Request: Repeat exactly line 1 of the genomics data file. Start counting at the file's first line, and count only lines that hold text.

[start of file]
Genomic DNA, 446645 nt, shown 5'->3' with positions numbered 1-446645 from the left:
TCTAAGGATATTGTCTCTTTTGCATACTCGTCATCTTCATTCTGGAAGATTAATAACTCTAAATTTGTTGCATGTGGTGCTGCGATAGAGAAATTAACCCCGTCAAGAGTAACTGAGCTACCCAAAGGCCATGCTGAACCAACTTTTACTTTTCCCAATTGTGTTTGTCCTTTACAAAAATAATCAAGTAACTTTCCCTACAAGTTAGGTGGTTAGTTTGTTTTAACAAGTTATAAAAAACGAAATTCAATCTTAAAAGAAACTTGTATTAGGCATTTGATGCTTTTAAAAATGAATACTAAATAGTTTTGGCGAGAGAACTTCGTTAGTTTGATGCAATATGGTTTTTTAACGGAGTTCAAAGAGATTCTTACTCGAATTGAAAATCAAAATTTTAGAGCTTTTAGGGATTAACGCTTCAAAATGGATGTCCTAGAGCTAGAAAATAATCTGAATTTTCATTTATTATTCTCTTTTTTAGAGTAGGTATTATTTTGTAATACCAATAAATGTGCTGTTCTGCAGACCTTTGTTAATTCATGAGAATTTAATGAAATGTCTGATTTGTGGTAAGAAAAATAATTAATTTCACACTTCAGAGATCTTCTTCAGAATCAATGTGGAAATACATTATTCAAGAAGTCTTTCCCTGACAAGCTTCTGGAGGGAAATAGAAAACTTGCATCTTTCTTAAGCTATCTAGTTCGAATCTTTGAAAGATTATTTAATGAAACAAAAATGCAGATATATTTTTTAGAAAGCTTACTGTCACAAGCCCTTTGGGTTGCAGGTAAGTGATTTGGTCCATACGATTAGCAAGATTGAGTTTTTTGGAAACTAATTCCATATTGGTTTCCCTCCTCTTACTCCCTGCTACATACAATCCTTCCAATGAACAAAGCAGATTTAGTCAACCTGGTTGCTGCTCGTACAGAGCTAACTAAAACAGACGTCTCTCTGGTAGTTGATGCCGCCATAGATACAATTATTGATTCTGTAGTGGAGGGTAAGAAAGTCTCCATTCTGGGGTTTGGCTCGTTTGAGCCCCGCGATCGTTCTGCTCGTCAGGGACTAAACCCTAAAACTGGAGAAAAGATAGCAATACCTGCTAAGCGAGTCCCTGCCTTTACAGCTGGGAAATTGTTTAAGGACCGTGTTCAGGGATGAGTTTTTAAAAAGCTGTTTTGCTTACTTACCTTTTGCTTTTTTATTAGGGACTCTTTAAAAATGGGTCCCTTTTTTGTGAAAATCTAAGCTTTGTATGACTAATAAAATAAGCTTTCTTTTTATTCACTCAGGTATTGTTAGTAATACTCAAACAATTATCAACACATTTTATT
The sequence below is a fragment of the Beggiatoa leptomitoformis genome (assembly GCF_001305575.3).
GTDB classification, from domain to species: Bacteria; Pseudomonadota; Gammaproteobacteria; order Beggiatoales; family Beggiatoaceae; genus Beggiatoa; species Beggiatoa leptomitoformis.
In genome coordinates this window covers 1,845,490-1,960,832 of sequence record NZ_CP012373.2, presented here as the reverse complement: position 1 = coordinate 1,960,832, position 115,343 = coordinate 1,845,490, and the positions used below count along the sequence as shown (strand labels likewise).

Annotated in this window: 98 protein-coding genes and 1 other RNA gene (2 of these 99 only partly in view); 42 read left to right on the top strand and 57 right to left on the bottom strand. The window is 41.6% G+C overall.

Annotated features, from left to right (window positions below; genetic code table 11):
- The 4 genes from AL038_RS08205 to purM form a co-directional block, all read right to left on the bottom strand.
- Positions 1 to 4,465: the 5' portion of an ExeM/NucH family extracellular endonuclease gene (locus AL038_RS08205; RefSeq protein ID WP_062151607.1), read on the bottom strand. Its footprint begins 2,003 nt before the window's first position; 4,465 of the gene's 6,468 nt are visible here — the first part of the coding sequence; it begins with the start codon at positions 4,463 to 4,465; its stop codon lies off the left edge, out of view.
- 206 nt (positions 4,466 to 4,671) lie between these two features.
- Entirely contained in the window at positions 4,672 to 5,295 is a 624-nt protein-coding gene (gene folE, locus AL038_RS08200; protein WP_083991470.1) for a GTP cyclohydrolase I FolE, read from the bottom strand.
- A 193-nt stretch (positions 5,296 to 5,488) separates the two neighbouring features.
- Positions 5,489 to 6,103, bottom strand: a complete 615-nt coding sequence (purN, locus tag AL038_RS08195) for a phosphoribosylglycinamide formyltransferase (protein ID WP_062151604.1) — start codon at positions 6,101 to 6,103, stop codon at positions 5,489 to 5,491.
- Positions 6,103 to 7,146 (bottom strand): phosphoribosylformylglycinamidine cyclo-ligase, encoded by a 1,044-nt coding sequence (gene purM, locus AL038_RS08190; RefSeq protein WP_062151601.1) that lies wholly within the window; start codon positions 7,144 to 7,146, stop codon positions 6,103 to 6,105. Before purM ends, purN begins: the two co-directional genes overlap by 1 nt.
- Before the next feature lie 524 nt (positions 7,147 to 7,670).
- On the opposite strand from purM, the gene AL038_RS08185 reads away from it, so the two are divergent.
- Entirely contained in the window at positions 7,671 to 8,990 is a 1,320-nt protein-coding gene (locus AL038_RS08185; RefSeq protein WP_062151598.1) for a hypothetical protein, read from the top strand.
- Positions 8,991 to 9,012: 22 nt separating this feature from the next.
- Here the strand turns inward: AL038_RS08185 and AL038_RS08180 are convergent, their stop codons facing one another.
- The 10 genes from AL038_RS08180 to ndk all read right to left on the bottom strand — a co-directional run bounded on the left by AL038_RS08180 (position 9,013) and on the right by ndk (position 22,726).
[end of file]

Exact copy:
Genomic DNA, 446645 nt, shown 5'->3' with positions numbered 1-446645 from the left: